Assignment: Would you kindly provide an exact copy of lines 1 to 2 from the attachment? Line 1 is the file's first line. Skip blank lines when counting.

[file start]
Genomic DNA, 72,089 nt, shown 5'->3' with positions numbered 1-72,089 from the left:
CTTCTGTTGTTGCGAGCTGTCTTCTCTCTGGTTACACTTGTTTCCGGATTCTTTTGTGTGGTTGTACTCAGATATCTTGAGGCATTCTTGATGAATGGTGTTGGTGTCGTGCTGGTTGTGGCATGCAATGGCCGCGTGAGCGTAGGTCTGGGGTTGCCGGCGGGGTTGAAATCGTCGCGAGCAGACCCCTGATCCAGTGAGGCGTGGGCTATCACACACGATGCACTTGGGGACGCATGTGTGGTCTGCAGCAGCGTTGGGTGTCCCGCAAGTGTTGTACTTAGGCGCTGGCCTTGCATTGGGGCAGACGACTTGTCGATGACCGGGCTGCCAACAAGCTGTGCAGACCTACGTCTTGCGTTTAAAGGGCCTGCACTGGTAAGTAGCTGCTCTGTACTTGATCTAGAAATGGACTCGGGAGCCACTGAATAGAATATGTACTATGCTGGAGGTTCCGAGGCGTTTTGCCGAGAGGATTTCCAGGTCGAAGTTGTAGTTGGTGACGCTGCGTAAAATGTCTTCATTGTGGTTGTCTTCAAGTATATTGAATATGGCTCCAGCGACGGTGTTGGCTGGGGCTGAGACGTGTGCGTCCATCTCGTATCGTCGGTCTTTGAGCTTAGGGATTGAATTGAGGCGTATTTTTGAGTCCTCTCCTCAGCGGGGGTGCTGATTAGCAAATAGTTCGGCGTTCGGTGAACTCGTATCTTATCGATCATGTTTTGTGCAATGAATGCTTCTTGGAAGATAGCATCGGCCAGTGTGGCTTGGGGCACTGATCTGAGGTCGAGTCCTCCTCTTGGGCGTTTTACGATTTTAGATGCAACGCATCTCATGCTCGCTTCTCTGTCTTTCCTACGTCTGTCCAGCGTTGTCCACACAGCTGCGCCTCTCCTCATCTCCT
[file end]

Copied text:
Genomic DNA, 72,089 nt, shown 5'->3' with positions numbered 1-72,089 from the left:
CTTCTGTTGTTGCGAGCTGTCTTCTCTCTGGTTACACTTGTTTCCGGATTCTTTTGTGTGGTTGTACTCAGATATCTTGAGGCATTCTTGATGAATGGTGTTGGTGTCGTGCTGGTTGTGGCATGCAATGGCCGCGTGAGCGTAGGTCTGGGGTTGCCGGCGGGGTTGAAATCGTCGCGAGCAGACCCCTGATCCAGTGAGGCGTGGGCTATCACACACGATGCACTTGGGGACGCATGTGTGGTCTGCAGCAGCGTTGGGTGTCCCGCAAGTGTTGTACTTAGGCGCTGGCCTTGCATTGGGGCAGACGACTTGTCGATGACCGGGCTGCCAACAAGCTGTGCAGACCTACGTCTTGCGTTTAAAGGGCCTGCACTGGTAAGTAGCTGCTCTGTACTTGATCTAGAAATGGACTCGGGAGCCACTGAATAGAATATGTACTATGCTGGAGGTTCCGAGGCGTTTTGCCGAGAGGATTTCCAGGTCGAAGTTGTAGTTGGTGACGCTGCGTAAAATGTCTTCATTGTGGTTGTCTTCAAGTATATTGAATATGGCTCCAGCGACGGTGTTGGCTGGGGCTGAGACGTGTGCGTCCATCTCGTATCGTCGGTCTTTGAGCTTAGGGATTGAATTGAGGCGTATTTTTGAGTCCTCTCCTCAGCGGGGGTGCTGATTAGCAAATAGTTCGGCGTTCGGTGAACTCGTATCTTATCGATCATGTTTTGTGCAATGAATGCTTCTTGGAAGATAGCATCGGCCAGTGTGGCTTGGGGCACTGATCTGAGGTCGAGTCCTCCTCTTGGGCGTTTTACGATTTTAGATGCAACGCATCTCATGCTCGCTTCTCTGTCTTTCCTACGTCTGTCCAGCGTTGTCCACACAGCTGCGCCTCTCCTCATCTCCT